Thank you for the great advice. Forgive us day trip canoers. I am used to going down rivers, without portaging and therefore my estimate of the distance we can go in a day is a little off. It looks like about a 14 mile trip to go in through Fourtown, Boot, Fairy, Gun, Wagosh, Niki, Chippewa and Papoose. The other route through the horse river to he basswood river looks to be about 17 miles. What is a typical speed (miles/ hour) for a trip like this? How are the portages on the horse river?How about from Mudro to Fourtown and then from Fourtown to Horse Lake? Do the outfitters rent out Duluth Packs? How much would these cost for a week? I have heard of Table Rock, but the Mc Kenzie Map I have does not have it marked. Where is it from the Lower Basswood Falls? We are really interested in making it as far as we can the first day, setting up camp in the evening and then staying at the base camp for 4 1/2 to 5 days, then come out. I think if we got started by 5:30 A.M., we should be into Horse Lake by noon. Is this a little too aggresive? From there I was hoping to make it to Lower Basswood falls by 3 P.M. and then up to Wednesday Bay by 6 P.M. Am I that far off on my estimates? Thank you for the advice.
Go 4 it.
“about a 14 mile trip to go in through Fourtown, Boot, Fairy, Gun, Wagosh, Niki, Chippewa and Papoose”. I haven’t done it, but there is a 300 rod portage in there somewhere and lots of creek travel. Creeks don’t run in straight lines. That being said, the editor of the Boundary Waters Journal has done spring trips with one canoe on that route all the way up to Argo in one day, so you could probably make it up to Friday Bay with 6 guys. The key will probably be water level, which you may not know until you get there and talk to the outfitter. Just looks like a tough haul.
“What is a typical speed (miles/ hour) for a trip like this?” The answer to this has to do with portage efficiency and number of portages. My guess is is that you will be double portaging. It is hard to pack for 6 guys and three canoes without double portaging–not impossible, but hard. Good paddlers can do over 25 mile days with no portages, but get knocked down to 10 mile days with 5 or six portages. Hard to tell until you paddle with a group. A 300 rod portage can take 1/2 a day if you have to double. As a group you are only as fast as your slowest person.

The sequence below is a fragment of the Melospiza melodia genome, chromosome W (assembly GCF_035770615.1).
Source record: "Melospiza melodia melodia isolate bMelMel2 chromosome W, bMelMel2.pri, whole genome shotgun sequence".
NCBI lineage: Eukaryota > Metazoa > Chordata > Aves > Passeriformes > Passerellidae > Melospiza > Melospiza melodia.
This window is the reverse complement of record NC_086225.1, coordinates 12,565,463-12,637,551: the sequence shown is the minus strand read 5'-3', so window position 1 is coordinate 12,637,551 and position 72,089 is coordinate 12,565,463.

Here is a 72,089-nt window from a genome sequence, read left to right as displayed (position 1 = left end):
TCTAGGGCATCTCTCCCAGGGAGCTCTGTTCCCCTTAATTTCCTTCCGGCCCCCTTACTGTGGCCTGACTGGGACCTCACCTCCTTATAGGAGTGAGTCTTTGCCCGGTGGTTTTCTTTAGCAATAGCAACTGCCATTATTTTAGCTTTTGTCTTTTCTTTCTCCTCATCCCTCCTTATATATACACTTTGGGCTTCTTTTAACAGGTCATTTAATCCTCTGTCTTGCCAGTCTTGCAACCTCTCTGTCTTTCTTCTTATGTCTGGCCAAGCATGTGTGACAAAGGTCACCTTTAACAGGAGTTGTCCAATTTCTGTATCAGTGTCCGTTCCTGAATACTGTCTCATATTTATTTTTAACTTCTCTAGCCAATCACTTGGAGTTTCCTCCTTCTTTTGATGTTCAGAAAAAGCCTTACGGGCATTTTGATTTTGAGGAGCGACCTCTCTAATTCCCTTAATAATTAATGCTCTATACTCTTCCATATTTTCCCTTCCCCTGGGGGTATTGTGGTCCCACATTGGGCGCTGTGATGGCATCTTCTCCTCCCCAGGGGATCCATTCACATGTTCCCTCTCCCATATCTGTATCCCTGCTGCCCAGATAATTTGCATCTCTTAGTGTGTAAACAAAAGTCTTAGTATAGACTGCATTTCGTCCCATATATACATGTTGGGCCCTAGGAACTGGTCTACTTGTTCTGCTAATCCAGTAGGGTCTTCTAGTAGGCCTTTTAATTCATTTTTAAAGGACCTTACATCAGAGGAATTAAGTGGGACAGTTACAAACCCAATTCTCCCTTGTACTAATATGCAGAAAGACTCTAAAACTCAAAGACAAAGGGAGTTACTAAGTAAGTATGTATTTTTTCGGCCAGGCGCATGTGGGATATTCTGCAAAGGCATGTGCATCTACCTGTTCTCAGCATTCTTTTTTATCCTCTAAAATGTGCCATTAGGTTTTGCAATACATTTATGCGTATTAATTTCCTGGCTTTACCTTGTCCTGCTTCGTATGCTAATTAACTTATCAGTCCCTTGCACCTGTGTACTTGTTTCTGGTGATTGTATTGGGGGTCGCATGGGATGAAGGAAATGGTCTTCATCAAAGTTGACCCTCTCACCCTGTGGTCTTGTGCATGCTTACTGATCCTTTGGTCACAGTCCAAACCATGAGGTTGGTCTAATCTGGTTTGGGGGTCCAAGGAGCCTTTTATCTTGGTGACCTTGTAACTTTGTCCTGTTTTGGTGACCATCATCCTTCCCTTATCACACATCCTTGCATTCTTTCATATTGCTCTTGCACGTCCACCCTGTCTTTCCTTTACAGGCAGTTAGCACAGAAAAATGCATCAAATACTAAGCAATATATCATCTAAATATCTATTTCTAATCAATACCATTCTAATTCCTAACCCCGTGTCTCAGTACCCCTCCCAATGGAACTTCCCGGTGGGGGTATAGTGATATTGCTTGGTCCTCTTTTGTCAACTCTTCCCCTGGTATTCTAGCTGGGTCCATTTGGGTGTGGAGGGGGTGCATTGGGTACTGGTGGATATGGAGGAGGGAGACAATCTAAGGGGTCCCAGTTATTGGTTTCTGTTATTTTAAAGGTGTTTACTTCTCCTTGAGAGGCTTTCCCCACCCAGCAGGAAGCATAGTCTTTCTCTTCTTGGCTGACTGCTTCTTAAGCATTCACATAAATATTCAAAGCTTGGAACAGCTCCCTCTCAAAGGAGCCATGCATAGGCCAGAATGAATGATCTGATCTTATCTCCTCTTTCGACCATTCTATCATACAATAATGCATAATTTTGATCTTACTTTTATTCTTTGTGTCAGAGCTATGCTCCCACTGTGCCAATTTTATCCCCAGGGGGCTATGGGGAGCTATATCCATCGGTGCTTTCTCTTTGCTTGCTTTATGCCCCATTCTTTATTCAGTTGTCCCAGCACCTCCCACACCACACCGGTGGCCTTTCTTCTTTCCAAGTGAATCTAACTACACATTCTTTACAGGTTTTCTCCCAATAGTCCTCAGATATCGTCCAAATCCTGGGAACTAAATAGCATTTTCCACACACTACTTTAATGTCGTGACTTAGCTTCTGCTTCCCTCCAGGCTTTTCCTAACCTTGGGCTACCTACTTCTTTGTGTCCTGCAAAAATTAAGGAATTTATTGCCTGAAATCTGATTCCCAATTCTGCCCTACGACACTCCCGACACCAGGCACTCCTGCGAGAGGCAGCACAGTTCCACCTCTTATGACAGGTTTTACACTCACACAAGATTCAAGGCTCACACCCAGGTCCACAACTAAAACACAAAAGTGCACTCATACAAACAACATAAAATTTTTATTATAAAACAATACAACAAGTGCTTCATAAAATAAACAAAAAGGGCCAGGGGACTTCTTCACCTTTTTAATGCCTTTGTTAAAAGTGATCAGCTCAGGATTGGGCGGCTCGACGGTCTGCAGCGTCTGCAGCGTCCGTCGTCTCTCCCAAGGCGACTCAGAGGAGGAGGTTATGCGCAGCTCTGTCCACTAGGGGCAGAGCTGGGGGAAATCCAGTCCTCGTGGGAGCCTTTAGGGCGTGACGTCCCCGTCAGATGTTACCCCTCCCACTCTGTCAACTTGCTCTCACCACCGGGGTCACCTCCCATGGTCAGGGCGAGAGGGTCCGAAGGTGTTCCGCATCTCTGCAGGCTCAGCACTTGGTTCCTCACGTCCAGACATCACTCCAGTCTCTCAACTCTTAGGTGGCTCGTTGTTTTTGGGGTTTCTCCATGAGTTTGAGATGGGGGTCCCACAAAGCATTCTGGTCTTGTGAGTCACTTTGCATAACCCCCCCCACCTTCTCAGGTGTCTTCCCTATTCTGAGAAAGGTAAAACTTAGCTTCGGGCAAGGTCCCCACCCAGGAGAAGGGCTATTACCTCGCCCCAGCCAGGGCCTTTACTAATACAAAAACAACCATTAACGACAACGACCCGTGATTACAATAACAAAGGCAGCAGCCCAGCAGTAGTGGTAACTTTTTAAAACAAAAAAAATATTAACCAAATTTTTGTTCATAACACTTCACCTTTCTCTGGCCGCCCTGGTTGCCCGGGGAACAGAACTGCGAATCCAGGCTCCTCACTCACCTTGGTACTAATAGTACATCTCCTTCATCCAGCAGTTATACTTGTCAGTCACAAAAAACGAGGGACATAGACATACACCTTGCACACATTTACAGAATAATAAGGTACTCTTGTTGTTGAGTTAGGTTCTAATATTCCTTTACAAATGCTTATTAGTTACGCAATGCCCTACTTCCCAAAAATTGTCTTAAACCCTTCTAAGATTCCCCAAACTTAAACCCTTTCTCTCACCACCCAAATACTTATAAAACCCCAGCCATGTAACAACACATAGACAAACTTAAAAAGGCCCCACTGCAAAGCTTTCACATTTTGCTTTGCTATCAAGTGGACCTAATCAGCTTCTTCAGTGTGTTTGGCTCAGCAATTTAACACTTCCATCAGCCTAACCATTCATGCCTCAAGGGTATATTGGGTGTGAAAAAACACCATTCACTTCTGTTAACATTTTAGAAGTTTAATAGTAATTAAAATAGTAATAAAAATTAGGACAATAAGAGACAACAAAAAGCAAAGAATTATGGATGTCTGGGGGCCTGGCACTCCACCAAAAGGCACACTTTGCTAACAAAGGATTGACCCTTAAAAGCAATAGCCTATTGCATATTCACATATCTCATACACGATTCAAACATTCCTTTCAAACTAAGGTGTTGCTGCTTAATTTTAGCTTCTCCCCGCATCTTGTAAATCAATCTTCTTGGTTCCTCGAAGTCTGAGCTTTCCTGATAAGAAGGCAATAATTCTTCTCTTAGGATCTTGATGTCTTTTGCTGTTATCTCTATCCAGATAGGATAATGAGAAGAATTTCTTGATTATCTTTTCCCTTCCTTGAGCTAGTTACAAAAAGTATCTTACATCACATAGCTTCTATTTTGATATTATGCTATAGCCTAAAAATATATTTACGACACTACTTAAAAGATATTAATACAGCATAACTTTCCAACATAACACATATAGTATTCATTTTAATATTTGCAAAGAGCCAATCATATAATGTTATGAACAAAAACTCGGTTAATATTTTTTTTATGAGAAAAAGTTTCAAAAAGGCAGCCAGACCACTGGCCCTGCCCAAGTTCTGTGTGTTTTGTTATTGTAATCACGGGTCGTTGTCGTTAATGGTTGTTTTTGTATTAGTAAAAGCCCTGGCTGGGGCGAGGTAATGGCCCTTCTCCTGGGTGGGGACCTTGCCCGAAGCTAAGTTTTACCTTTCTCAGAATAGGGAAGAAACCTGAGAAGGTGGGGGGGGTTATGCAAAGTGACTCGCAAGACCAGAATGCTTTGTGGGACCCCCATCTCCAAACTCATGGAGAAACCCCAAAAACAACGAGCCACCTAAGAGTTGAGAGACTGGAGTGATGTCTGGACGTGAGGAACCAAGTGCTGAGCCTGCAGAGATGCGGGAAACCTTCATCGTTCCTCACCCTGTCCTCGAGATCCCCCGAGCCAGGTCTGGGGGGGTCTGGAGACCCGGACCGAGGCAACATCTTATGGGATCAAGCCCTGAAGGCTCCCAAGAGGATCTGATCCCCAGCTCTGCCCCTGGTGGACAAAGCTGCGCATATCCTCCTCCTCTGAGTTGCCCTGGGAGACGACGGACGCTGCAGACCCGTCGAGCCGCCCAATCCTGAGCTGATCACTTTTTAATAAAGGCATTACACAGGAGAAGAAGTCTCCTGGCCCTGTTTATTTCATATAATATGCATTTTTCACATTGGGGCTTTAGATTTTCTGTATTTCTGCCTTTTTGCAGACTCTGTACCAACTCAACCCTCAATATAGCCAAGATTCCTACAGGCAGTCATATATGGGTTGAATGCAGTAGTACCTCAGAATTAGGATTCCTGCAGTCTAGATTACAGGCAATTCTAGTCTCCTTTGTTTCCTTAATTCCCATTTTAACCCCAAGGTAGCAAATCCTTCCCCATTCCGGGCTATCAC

“How are the portages on the horse river?” No problem (they don’t stand out in my mind) I think in high water some of the marked portages may not be portages at all.
“How about from Mudro to Fourtown and then from Fourtown to Horse Lake?” The long portage from Mudro up to Fourtown has some steep points. I don’t know if it is more direct, but I have also gone Mudro to Sandpit to Horse (no Fourtown). Mudro to Sandpit is an uphill hell, but well traveled. Once on Sandpit, its easy traveling to Horse and really all the way to Crooked. Doing the Horse River route allows you to see Lower Basswood Falls, and some good pictographs, incidentals you wouldn’t see by going through Niki, Chippewa and Papoose.
“Do the outfitters rent out Duluth Packs? How much would these cost for a week?” Yes, they will partially or fully outfit you. Don’t know the cost of individual items.
“I have heard of Table Rock, but the Mc Kenzie Map I have does not have it marked. Where is it from the Lower Basswood Falls?” I’ll check my map and e-mail you, if I recall it is on the peninsula on the east side of Wednesday bay, or just south of there. Someone reading this should be able to point it out…
“Am I that far off on my estimates?” Nope, completely doable. It is one heck of a long day though. All dependent on wind, water level, portage efficiency, amount of gear and numbers of canoes. I dislike canoeing and fishing 3 per canoe, but it makes portaging easier. Even in bad conditions, 12 1/2 hours on the water, should get you there. I don’t like long days like that anymore, but if you are Class of 95, you are lots younger than me. Days like that can stress relationships because we each have a different idea of what a vacation is. The destination is worth it though. Have a great trip.
A couple of links
Cool interactive site where people have posted portage and lake experiences. This is a neat site:
Canadian Waters has a map on line with a route mapped out in this link: http://www.canoetrip.com/route4.html
a couple more questions??